path: root/include/linux/pipe_fs_i.h
diff options
authorLinus Torvalds <torvalds@linux-foundation.org>2019-12-09 09:48:27 -0800
committerLinus Torvalds <torvalds@linux-foundation.org>2020-02-08 11:39:19 -0800
commit0ddad21d3e99c743a3aa473121dc5561679e26bb (patch)
treeddd1b61099a17e8afe0074f20130722f99090abf /include/linux/pipe_fs_i.h
parentLinux 5.5 (diff)
pipe: use exclusive waits when reading or writing
This makes the pipe code use separate wait-queues and exclusive waiting for readers and writers, avoiding a nasty thundering herd problem when there are lots of readers waiting for data on a pipe (or, less commonly, lots of writers waiting for a pipe to have space). While this isn't a common occurrence in the traditional "use a pipe as a data transport" case, where you typically only have a single reader and a single writer process, there is one common special case: using a pipe as a source of "locking tokens" rather than for data communication. In particular, the GNU make jobserver code ends up using a pipe as a way to limit parallelism, where each job consumes a token by reading a byte from the jobserver pipe, and releases the token by writing a byte back to the pipe. This pattern is fairly traditional on Unix, and works very well, but will waste a lot of time waking up a lot of processes when only a single reader needs to be woken up when a writer releases a new token. A simplified test-case of just this pipe interaction is to create 64 processes, and then pass a single token around between them (this test-case also intentionally passes another token that gets ignored to test the "wake up next" logic too, in case anybody wonders about it): #include <unistd.h> int main(int argc, char **argv) { int fd[2], counters[2]; pipe(fd); counters[0] = 0; counters[1] = -1; write(fd[1], counters, sizeof(counters)); /* 64 processes */ fork(); fork(); fork(); fork(); fork(); fork(); do { int i; read(fd[0], &i, sizeof(i)); if (i < 0) continue; counters[0] = i+1; write(fd[1], counters, (1+(i & 1)) *sizeof(int)); } while (counters[0] < 1000000); return 0; } and in a perfect world, passing that token around should only cause one context switch per transfer, when the writer of a token causes a directed wakeup of just a single reader. But with the "writer wakes all readers" model we traditionally had, on my test box the above case causes more than an order of magnitude more scheduling: instead of the expected ~1M context switches, "perf stat" shows 231,852.37 msec task-clock # 15.857 CPUs utilized 11,250,961 context-switches # 0.049 M/sec 616,304 cpu-migrations # 0.003 M/sec 1,648 page-faults # 0.007 K/sec 1,097,903,998,514 cycles # 4.735 GHz 120,781,778,352 instructions # 0.11 insn per cycle 27,997,056,043 branches # 120.754 M/sec 283,581,233 branch-misses # 1.01% of all branches 14.621273891 seconds time elapsed 0.018243000 seconds user 3.611468000 seconds sys before this commit. After this commit, I get 5,229.55 msec task-clock # 3.072 CPUs utilized 1,212,233 context-switches # 0.232 M/sec 103,951 cpu-migrations # 0.020 M/sec 1,328 page-faults # 0.254 K/sec 21,307,456,166 cycles # 4.074 GHz 12,947,819,999 instructions # 0.61 insn per cycle 2,881,985,678 branches # 551.096 M/sec 64,267,015 branch-misses # 2.23% of all branches 1.702148350 seconds time elapsed 0.004868000 seconds user 0.110786000 seconds sys instead. Much better. [ Note! This kernel improvement seems to be very good at triggering a race condition in the make jobserver (in GNU make 4.2.1) for me. It's a long known bug that was fixed back in June 2017 by GNU make commit b552b0525198 ("[SV 51159] Use a non-blocking read with pselect to avoid hangs."). But there wasn't a new release of GNU make until 4.3 on Jan 19 2020, so a number of distributions may still have the buggy version. Some have backported the fix to their 4.2.1 release, though, and even without the fix it's quite timing-dependent whether the bug actually is hit. ] Josh Triplett says: "I've been hammering on your pipe fix patch (switching to exclusive wait queues) for a month or so, on several different systems, and I've run into no issues with it. The patch *substantially* improves parallel build times on large (~100 CPU) systems, both with parallel make and with other things that use make's pipe-based jobserver. All current distributions (including stable and long-term stable distributions) have versions of GNU make that no longer have the jobserver bug" Tested-by: Josh Triplett <josh@joshtriplett.org> Signed-off-by: Linus Torvalds <torvalds@linux-foundation.org>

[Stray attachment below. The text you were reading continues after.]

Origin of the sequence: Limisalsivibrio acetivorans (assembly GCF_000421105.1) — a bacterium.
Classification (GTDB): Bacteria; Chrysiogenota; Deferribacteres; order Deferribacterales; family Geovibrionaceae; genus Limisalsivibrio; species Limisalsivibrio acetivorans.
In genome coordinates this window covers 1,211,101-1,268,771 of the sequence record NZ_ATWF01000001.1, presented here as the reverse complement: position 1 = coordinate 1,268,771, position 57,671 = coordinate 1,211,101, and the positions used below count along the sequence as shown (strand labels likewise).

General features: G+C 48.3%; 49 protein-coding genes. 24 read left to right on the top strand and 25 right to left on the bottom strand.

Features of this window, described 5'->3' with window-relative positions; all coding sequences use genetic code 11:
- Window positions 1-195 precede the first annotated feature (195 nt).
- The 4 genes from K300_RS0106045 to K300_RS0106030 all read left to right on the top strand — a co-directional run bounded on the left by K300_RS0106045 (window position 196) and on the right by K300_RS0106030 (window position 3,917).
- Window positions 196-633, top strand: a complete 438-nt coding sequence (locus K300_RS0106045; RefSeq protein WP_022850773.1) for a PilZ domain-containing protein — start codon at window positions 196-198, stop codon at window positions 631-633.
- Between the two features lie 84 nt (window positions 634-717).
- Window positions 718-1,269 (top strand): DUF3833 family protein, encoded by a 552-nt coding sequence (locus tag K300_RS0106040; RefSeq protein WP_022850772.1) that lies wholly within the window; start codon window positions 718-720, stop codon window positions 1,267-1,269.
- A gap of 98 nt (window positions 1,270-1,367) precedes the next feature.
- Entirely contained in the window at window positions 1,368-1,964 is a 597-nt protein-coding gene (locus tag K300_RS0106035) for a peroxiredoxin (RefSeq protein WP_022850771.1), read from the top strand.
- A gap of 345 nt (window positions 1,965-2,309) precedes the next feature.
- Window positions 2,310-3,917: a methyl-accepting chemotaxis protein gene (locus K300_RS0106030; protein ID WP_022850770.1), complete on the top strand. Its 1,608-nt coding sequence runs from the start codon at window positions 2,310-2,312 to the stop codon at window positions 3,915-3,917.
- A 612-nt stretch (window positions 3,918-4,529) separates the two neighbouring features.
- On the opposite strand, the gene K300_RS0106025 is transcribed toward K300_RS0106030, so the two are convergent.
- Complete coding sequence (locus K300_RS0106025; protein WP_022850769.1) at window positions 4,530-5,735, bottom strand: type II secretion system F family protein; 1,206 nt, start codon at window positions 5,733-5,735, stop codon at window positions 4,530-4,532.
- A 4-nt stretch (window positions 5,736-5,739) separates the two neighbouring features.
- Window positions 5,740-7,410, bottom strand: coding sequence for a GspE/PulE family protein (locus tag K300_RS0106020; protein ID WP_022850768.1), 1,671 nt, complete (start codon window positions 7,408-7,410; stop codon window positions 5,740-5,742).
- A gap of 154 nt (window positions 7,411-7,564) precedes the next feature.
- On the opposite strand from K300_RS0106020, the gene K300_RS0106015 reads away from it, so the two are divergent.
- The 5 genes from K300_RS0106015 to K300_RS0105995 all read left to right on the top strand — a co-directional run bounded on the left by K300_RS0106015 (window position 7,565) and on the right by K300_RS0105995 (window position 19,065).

Diffstat (limited to '')
1 files changed, 1 insertions, 1 deletions
diff --git a/include/linux/pipe_fs_i.h b/include/linux/pipe_fs_i.h
index dbcfa6892384..d5765039652a 100644
--- a/include/linux/pipe_fs_i.h
+++ b/include/linux/pipe_fs_i.h
@@ -47,7 +47,7 @@ struct pipe_buffer {
struct pipe_inode_info {
struct mutex mutex;
- wait_queue_head_t wait;
+ wait_queue_head_t rd_wait, wr_wait;
unsigned int head;
unsigned int tail;
unsigned int max_usage;